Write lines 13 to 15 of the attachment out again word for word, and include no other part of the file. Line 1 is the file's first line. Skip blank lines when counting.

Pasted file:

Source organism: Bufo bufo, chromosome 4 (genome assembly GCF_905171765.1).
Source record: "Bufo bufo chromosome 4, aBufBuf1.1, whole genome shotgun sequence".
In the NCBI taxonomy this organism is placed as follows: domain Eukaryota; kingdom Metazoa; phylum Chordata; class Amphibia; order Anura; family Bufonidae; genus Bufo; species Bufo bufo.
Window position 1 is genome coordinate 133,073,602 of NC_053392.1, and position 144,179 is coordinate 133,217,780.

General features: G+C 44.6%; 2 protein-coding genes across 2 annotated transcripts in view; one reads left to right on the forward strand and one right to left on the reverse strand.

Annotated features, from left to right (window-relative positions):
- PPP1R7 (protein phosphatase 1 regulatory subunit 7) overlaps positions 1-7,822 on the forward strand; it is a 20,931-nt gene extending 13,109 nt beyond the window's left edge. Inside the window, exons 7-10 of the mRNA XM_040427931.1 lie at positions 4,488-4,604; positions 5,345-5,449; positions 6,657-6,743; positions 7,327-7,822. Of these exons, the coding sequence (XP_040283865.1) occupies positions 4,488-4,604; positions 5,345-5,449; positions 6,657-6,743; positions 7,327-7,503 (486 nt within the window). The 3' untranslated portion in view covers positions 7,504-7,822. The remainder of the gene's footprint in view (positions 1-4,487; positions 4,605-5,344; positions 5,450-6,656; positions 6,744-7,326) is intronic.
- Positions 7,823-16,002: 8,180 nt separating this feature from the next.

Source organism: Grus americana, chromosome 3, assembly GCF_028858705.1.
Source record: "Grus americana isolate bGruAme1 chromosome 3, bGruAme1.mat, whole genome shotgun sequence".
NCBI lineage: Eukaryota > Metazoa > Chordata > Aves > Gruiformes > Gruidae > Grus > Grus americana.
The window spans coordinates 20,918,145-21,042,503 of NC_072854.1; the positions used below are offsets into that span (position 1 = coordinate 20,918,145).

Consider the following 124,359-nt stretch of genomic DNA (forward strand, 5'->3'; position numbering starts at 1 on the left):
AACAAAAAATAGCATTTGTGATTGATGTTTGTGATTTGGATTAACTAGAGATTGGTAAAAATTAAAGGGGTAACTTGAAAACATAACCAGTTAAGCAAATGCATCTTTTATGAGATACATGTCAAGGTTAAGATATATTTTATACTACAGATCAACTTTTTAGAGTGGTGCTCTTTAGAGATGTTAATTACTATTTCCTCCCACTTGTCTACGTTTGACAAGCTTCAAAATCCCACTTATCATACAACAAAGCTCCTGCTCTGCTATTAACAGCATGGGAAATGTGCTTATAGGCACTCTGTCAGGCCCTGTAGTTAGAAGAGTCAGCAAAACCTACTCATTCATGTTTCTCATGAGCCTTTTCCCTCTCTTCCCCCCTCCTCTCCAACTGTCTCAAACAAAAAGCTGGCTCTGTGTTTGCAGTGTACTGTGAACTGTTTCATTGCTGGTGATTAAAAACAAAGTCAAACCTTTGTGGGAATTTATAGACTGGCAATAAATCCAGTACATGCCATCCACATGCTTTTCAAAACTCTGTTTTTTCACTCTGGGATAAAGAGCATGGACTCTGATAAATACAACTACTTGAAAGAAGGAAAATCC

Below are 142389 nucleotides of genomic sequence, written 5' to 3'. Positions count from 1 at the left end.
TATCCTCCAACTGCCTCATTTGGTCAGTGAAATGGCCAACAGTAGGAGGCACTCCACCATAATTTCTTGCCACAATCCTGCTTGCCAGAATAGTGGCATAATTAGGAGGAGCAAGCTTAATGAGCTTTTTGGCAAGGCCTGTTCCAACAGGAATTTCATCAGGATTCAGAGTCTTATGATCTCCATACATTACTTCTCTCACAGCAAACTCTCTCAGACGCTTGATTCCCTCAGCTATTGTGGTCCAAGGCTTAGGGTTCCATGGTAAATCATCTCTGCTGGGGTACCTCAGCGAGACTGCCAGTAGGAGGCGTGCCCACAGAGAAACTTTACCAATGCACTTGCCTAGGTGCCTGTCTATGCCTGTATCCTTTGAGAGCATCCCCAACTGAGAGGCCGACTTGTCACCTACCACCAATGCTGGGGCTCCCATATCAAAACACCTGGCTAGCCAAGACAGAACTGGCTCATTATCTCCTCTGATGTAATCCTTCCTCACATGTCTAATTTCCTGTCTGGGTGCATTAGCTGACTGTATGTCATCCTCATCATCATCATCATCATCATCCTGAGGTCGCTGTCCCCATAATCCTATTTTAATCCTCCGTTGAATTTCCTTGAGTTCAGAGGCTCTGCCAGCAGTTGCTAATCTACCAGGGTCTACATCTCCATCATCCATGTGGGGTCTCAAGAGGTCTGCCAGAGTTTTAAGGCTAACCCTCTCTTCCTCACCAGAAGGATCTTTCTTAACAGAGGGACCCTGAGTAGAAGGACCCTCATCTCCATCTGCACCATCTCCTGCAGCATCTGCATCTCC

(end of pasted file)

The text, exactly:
Consider the following 124,359-nt stretch of genomic DNA (forward strand, 5'->3'; position numbering starts at 1 on the left):
AACAAAAAATAGCATTTGTGATTGATGTTTGTGATTTGGATTAACTAGAGATTGGTAAAAATTAAAGGGGTAACTTGAAAACATAACCAGTTAAGCAAATGCATCTTTTATGAGATACATGTCAAGGTTAAGATATATTTTATACTACAGATCAACTTTTTAGAGTGGTGCTCTTTAGAGATGTTAATTACTATTTCCTCCCACTTGTCTACGTTTGACAAGCTTCAAAATCCCACTTATCATACAACAAAGCTCCTGCTCTGCTATTAACAGCATGGGAAATGTGCTTATAGGCACTCTGTCAGGCCCTGTAGTTAGAAGAGTCAGCAAAACCTACTCATTCATGTTTCTCATGAGCCTTTTCCCTCTCTTCCCCCCTCCTCTCCAACTGTCTCAAACAAAAAGCTGGCTCTGTGTTTGCAGTGTACTGTGAACTGTTTCATTGCTGGTGATTAAAAACAAAGTCAAACCTTTGTGGGAATTTATAGACTGGCAATAAATCCAGTACATGCCATCCACATGCTTTTCAAAACTCTGTTTTTTCACTCTGGGATAAAGAGCATGGACTCTGATAAATACAACTACTTGAAAGAAGGAAAATCC

Below are 142389 nucleotides of genomic sequence, written 5' to 3'. Positions count from 1 at the left end.